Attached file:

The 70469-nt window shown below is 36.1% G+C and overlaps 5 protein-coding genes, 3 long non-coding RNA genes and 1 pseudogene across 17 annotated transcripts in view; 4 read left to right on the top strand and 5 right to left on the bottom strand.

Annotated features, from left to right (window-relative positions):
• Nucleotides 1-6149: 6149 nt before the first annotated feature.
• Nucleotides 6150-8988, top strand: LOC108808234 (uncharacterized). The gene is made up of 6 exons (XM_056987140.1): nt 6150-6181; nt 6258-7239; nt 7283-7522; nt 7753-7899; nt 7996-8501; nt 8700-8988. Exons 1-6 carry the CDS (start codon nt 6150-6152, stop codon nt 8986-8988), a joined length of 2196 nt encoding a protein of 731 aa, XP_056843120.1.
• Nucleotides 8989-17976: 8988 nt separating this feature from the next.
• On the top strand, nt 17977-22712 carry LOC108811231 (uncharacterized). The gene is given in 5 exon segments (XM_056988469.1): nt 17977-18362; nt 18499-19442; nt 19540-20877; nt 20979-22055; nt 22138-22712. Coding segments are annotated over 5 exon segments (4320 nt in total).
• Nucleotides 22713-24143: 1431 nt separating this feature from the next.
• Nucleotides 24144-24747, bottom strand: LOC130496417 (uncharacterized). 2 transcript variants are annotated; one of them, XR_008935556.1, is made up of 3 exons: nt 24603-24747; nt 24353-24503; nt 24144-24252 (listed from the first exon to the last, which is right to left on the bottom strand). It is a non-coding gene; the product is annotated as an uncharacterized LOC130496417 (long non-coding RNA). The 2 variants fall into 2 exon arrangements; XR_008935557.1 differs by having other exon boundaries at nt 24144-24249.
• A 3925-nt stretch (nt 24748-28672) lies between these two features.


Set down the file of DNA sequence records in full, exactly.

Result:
The 70469-nt window shown below is 36.1% G+C and overlaps 5 protein-coding genes, 3 long non-coding RNA genes and 1 pseudogene across 17 annotated transcripts in view; 4 read left to right on the top strand and 5 right to left on the bottom strand.

Annotated features, from left to right (window-relative positions):
• Nucleotides 1-6149: 6149 nt before the first annotated feature.
• Nucleotides 6150-8988, top strand: LOC108808234 (uncharacterized). The gene is made up of 6 exons (XM_056987140.1): nt 6150-6181; nt 6258-7239; nt 7283-7522; nt 7753-7899; nt 7996-8501; nt 8700-8988. Exons 1-6 carry the CDS (start codon nt 6150-6152, stop codon nt 8986-8988), a joined length of 2196 nt encoding a protein of 731 aa, XP_056843120.1.
• Nucleotides 8989-17976: 8988 nt separating this feature from the next.
• On the top strand, nt 17977-22712 carry LOC108811231 (uncharacterized). The gene is given in 5 exon segments (XM_056988469.1): nt 17977-18362; nt 18499-19442; nt 19540-20877; nt 20979-22055; nt 22138-22712. Coding segments are annotated over 5 exon segments (4320 nt in total).
• Nucleotides 22713-24143: 1431 nt separating this feature from the next.
• Nucleotides 24144-24747, bottom strand: LOC130496417 (uncharacterized). 2 transcript variants are annotated; one of them, XR_008935556.1, is made up of 3 exons: nt 24603-24747; nt 24353-24503; nt 24144-24252 (listed from the first exon to the last, which is right to left on the bottom strand). It is a non-coding gene; the product is annotated as an uncharacterized LOC130496417 (long non-coding RNA). The 2 variants fall into 2 exon arrangements; XR_008935557.1 differs by having other exon boundaries at nt 24144-24249.
• A 3925-nt stretch (nt 24748-28672) lies between these two features.